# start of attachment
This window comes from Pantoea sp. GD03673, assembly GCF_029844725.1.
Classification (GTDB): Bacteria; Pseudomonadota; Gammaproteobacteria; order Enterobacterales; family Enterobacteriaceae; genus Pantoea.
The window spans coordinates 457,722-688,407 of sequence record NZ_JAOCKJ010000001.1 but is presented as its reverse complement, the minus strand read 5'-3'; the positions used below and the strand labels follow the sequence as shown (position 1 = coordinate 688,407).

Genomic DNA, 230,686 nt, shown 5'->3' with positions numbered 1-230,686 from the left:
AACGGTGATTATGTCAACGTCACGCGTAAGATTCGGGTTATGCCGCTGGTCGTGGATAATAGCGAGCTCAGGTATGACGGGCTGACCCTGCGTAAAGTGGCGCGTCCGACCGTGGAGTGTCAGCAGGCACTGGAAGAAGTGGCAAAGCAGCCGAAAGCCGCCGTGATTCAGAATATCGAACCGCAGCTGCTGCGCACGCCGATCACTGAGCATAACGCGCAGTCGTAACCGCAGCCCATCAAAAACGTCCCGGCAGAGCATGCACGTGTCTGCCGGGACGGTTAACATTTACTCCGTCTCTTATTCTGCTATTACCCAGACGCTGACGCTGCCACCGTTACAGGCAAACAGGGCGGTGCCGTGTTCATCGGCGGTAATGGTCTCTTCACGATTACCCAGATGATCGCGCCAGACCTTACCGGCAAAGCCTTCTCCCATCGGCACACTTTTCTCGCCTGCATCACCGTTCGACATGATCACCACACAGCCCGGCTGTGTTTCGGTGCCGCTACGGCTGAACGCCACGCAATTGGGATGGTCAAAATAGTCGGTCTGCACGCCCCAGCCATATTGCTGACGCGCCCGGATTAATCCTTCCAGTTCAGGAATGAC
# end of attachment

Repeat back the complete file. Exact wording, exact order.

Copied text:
This window comes from Pantoea sp. GD03673, assembly GCF_029844725.1.
Classification (GTDB): Bacteria; Pseudomonadota; Gammaproteobacteria; order Enterobacterales; family Enterobacteriaceae; genus Pantoea.
The window spans coordinates 457,722-688,407 of sequence record NZ_JAOCKJ010000001.1 but is presented as its reverse complement, the minus strand read 5'-3'; the positions used below and the strand labels follow the sequence as shown (position 1 = coordinate 688,407).

Genomic DNA, 230,686 nt, shown 5'->3' with positions numbered 1-230,686 from the left:
AACGGTGATTATGTCAACGTCACGCGTAAGATTCGGGTTATGCCGCTGGTCGTGGATAATAGCGAGCTCAGGTATGACGGGCTGACCCTGCGTAAAGTGGCGCGTCCGACCGTGGAGTGTCAGCAGGCACTGGAAGAAGTGGCAAAGCAGCCGAAAGCCGCCGTGATTCAGAATATCGAACCGCAGCTGCTGCGCACGCCGATCACTGAGCATAACGCGCAGTCGTAACCGCAGCCCATCAAAAACGTCCCGGCAGAGCATGCACGTGTCTGCCGGGACGGTTAACATTTACTCCGTCTCTTATTCTGCTATTACCCAGACGCTGACGCTGCCACCGTTACAGGCAAACAGGGCGGTGCCGTGTTCATCGGCGGTAATGGTCTCTTCACGATTACCCAGATGATCGCGCCAGACCTTACCGGCAAAGCCTTCTCCCATCGGCACACTTTTCTCGCCTGCATCACCGTTCGACATGATCACCACACAGCCCGGCTGTGTTTCGGTGCCGCTACGGCTGAACGCCACGCAATTGGGATGGTCAAAATAGTCGGTCTGCACGCCCCAGCCATATTGCTGACGCGCCCGGATTAATCCTTCCAGTTCAGGAATGAC